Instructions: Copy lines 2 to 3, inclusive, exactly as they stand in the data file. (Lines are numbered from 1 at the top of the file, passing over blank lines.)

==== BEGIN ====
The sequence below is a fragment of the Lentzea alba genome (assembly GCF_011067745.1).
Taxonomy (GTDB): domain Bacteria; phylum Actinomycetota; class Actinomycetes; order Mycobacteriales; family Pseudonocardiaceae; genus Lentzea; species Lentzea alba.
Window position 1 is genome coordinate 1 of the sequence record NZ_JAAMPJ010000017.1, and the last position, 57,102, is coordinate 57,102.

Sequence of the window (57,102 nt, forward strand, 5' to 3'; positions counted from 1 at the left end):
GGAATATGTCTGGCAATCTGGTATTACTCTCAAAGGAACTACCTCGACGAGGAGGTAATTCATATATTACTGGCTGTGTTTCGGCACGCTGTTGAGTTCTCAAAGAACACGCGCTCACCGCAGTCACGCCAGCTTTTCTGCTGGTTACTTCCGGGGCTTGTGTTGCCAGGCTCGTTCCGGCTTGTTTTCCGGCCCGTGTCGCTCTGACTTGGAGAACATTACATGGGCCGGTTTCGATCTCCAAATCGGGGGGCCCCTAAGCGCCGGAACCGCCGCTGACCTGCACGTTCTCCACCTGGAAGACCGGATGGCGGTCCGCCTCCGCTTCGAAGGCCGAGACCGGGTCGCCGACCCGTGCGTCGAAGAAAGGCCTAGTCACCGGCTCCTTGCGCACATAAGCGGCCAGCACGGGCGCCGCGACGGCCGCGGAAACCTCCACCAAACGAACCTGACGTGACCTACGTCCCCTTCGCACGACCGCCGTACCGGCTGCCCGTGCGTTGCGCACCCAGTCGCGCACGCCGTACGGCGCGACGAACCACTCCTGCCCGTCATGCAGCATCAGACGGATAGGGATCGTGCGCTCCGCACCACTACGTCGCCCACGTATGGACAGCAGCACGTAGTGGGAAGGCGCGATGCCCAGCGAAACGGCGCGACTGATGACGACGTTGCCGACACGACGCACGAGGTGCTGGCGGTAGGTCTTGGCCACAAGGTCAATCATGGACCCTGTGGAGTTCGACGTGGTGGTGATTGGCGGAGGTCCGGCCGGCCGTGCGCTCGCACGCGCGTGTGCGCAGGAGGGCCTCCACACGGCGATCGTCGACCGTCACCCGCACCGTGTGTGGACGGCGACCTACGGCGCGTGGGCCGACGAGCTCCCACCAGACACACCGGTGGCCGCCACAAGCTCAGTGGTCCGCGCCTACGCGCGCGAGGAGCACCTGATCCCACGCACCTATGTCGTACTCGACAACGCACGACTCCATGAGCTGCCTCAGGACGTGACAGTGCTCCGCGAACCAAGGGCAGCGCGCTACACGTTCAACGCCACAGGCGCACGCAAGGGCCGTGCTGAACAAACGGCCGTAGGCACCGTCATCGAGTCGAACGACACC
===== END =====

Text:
Taxonomy (GTDB): domain Bacteria; phylum Actinomycetota; class Actinomycetes; order Mycobacteriales; family Pseudonocardiaceae; genus Lentzea; species Lentzea alba.
Window position 1 is genome coordinate 1 of the sequence record NZ_JAAMPJ010000017.1, and the last position, 57,102, is coordinate 57,102.